Demand for private medical cover moved down in 2014 despite a growing economy with record employment levels. Moreover, according to healthcare intelligence provider future prospects for market growth are also dented with the unwelcome sharp rise in Insurance Premium Tax (IPT) set to knock the sector in November this year.
The latest data published in LaingBuisson's Health Cover report puts the number of private medical cover policies in the UK (insured and self-insured) at 3.94 million at the start of 2015, down marginally from 3.97 million a year earlier. However, while there has been little change in volumes in the past three years (2012-2014 inclusive), medical cover policy numbers are 9% below a peak of 4.32 million at the start of 2008. Overall penetration of the UK population by private medical cover (people covered) fell to an estimated 10.5% at the start of 2015 compared to 12.3% six years earlier.
Findings confirm there were similar falls of around 14,000 for both company paid policies and individual paid policies during 2014, with falling demand from SME companies (with less than 250 employees) a trend feature in recent years.
There has been a frustrating lack of growth in employer-funded volume demand in the last four years despite reasonable economic growth during this time and 5% growth in full-time employees in the UK to reach record levels. These trends suggest that medical cover penetration has not matched workforce expansion with some large employers, while the cost of private medical cover as a large ticket item may be holding back wider take-up from small and medium sized companies.
LaingBuisson economist Philip Blackburn highlights that long-term growth of corporate medical cover depends on the tangible financial and non-financial pay-offs which private healthcare can deliver to employers as a core part of health and wellbeing spend. Insurers are making progress to quantify these pay-offs, while focus remains on ensuring the costs of medical cover are efficiently and effectively managed for clients. The forthcoming proposed rise in IPT from 6% to 9.5% in November 2015, therefore, delivers a blow for the health cover industry, adding a fixed cost uplift to medical insurance, and potentially further raising the barrier to market growth.
Sadly, the IPT uplift comes after brighter prospects for medical cover growth just a year ago, when claims costs fell sharply by 5% in real terms (taking into account economy inflation (RPI)) in 2013 – the first significant contraction in recent history. Contributing to this fall was effective cost-containment, highlighted by Bupa's open referral initiative, applied on a large scale since 2012. This sharp drop in claims costs was not repeated in 2014, as medical cover payouts edged down by 0.8% in real terms to be £3.45 billion. While the impact of cost-containment was again evident during the year, there was upward pressure on costs as claims incidence rose across the industry as a whole.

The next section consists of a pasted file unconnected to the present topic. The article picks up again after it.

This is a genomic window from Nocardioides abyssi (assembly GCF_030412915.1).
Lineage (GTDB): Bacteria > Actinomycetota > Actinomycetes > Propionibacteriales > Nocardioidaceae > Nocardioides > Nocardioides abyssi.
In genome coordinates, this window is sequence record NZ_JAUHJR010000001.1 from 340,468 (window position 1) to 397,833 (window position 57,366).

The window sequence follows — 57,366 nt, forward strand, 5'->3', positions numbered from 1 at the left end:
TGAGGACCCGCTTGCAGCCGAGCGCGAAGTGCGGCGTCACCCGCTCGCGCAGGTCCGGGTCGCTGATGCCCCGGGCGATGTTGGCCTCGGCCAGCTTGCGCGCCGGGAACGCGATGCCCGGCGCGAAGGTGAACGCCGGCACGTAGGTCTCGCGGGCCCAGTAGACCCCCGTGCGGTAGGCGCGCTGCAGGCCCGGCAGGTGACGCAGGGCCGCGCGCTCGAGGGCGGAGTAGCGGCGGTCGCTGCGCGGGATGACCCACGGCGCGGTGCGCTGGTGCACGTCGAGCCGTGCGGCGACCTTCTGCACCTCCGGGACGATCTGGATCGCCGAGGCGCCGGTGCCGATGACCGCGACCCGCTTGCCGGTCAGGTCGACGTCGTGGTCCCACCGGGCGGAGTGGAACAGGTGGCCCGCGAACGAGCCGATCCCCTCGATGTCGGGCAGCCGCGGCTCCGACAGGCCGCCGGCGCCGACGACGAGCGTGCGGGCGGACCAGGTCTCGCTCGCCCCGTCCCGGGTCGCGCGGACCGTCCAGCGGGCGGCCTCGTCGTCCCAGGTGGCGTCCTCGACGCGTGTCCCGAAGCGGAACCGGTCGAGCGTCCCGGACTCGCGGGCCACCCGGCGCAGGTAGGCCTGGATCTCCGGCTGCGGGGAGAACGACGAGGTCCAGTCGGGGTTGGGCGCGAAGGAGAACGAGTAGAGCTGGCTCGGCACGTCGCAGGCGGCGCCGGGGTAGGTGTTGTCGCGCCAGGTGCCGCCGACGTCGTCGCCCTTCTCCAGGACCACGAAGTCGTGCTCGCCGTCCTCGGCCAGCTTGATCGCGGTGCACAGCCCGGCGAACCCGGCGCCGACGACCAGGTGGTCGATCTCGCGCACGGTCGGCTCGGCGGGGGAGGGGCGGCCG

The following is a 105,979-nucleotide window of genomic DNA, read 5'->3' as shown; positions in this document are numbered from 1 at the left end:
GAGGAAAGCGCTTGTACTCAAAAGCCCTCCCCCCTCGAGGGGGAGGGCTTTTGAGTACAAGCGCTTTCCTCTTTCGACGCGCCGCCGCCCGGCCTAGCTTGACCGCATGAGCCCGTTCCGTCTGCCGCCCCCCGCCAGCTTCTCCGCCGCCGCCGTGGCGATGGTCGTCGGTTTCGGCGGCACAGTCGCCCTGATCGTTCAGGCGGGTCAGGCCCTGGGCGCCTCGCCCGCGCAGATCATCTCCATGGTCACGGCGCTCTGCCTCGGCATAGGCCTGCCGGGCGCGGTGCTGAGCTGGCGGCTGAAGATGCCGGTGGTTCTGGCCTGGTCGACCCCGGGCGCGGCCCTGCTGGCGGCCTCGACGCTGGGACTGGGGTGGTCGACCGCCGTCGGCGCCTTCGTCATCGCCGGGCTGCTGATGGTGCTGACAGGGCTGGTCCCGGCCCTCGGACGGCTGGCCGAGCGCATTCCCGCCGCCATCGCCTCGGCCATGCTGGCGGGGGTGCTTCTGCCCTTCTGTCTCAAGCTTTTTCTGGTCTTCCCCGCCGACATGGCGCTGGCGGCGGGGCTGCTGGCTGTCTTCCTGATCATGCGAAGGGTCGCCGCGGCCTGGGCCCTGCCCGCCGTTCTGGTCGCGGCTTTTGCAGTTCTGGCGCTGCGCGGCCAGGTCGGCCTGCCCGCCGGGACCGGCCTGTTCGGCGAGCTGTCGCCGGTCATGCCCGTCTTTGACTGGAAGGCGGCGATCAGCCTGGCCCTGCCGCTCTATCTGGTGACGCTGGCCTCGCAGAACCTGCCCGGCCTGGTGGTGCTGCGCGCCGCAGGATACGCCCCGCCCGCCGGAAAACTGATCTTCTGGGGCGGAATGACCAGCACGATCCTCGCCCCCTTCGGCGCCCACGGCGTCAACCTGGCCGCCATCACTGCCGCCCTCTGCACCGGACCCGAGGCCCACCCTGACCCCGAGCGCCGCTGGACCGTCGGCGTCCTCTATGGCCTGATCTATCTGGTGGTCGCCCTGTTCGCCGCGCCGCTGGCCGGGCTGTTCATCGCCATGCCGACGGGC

Commenting on the present state of the market, author of the report, Philip Blackburn said:
'Private medical cover is currently at a crossroads. A lack of growth in volume demand when the UK economic cycle is at a strong point, suggests there are barriers to a wider market which need to be addressed. While tackling high costs of cover needs to be an ongoing priority for everyone within the private healthcare industry, demonstrating the financial benefit of private healthcare to employers would appear imperative for long-term market prosperity. To this end investment in the value of private healthcare is required from insurers, hospitals and doctors alike. However, while the medical cover market has recently seen some progressive achievements on cost management, a regressive step has now been delivered by the government. Private medical insurance needs a 3.5 percentage point rise in IPT like a hole in the head, and this additional cost is projected to dampen market demand in 2016 and 2017.'
But employers embrace low cost health benefits
A different story can be seen from LaingBuisson estimates for health cash plans, which show that employer demand is surging forward, as a low-cost corporate health benefit seems to fit the bill for many companies.
While its penetration remains much lower than private medical cover, the number of employer paid health cash plan contributors increased by 12% in 2014 to reach a high of 833,000 at the start of 2015, following similarly impressive growth a year earlier. The number of company paid cash plan contributors (policies) has more than doubled in the past five years (2010-2014 inclusive), encouraged by an average price which has not increased over the period, and underpinned by a sales drive from intermediaries keen to grow a progressive market. Meanwhile, individual demand for cash plans continued to edge down in 2014, falling by 2.4% to be 1.81 million individual paid contributors at the start of 2015. However, this was the smallest annual fall in seven years, and suggests stable demand from individuals may be approaching.